hmm, example? in x86 architecture?
Post 26 Sep 2009, 11:49
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ManOfSteel



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ManOfSteel
*BSD.
Post 26 Sep 2009, 11:55
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LocoDelAssembly
Your code has a bug


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LocoDelAssembly
revolution, in some part it says this:
Quote:
These specific assumptions are not a limitation of the general formal verification approach. In theory, it is possible to eliminate all of them: there are successful verification projects showing the correctness of even optimising C compilers; there are at least two prominent research groups that have demonstrated successful formal verification of assembly code and low-level hardware management functions; we have ourselves proved an earlier version of the boot code correct down to the level of a precise, executable specification; and we have a separate formalisation of ARM11 virtual memory from first principles. There are still significant scientific challenges in unifying all of these into a single framework, but it is clear at this point that it can be done.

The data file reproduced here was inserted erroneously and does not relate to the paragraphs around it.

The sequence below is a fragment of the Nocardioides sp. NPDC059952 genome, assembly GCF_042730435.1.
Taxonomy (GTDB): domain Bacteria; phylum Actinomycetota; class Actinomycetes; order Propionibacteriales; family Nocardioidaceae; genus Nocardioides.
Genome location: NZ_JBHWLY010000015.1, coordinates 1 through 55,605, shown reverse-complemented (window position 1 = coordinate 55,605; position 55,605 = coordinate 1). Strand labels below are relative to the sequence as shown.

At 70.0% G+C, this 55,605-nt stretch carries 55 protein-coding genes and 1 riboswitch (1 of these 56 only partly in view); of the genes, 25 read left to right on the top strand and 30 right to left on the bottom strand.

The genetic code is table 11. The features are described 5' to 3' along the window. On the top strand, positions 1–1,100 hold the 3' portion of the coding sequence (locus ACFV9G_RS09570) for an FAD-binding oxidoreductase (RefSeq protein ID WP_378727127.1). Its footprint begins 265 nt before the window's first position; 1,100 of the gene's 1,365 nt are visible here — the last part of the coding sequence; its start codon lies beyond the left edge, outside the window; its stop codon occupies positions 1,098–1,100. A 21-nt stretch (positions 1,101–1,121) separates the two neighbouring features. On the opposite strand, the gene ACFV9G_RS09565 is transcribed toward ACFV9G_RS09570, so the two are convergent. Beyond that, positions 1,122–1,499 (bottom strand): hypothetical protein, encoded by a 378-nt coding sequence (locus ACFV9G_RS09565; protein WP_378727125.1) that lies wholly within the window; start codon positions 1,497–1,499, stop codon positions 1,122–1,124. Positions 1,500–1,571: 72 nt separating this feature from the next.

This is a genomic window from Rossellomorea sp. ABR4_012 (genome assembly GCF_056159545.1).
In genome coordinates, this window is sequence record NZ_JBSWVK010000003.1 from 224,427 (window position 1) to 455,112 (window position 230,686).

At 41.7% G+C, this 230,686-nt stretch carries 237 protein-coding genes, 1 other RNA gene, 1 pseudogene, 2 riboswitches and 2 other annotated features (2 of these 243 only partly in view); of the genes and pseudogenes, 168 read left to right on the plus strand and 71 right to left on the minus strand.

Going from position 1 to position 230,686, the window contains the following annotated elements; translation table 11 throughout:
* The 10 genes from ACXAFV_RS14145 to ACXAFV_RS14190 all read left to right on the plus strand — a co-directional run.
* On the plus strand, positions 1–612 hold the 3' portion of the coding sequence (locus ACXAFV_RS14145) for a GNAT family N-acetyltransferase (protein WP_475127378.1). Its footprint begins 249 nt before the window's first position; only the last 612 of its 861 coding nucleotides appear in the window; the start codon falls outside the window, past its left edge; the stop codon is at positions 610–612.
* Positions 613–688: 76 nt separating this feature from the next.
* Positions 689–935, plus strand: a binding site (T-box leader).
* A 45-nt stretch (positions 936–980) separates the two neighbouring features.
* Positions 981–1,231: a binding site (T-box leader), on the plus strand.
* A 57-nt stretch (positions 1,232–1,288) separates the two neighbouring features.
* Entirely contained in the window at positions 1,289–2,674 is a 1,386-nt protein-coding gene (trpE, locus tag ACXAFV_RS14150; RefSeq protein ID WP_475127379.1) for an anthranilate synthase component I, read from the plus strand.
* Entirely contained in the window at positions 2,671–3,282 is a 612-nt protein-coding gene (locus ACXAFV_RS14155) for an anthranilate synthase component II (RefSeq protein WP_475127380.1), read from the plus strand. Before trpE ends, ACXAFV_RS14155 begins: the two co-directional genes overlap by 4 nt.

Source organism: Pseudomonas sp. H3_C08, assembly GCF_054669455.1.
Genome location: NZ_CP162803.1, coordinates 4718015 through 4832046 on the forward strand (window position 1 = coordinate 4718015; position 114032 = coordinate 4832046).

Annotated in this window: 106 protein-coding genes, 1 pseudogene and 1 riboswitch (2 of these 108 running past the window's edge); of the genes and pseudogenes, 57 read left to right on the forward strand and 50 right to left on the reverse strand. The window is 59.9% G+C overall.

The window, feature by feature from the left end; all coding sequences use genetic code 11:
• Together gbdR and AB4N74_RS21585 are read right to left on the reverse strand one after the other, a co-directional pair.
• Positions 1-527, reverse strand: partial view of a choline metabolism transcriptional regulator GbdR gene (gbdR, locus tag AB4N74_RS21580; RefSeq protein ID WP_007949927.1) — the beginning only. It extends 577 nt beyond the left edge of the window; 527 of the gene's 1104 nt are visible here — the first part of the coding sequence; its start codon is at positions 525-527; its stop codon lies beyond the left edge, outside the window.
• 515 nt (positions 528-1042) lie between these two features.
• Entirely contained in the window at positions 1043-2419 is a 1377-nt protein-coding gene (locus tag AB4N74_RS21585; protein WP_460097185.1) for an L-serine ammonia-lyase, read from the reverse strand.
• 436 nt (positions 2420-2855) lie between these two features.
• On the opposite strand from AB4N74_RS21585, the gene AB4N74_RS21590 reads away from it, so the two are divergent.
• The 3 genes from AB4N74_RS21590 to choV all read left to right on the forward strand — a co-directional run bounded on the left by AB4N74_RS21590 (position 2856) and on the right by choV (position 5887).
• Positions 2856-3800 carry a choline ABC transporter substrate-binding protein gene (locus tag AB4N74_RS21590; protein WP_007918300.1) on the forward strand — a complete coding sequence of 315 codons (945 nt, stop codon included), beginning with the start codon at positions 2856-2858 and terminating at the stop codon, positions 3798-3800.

Post 26 Sep 2009, 14:56
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bitshifter



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bitshifter
But what if the bug checking routines have bugs?
Maybe these routines would lie and say there are no bugs...
Seems like a lot of work when you can just do it right once.
Post 26 Sep 2009, 20:04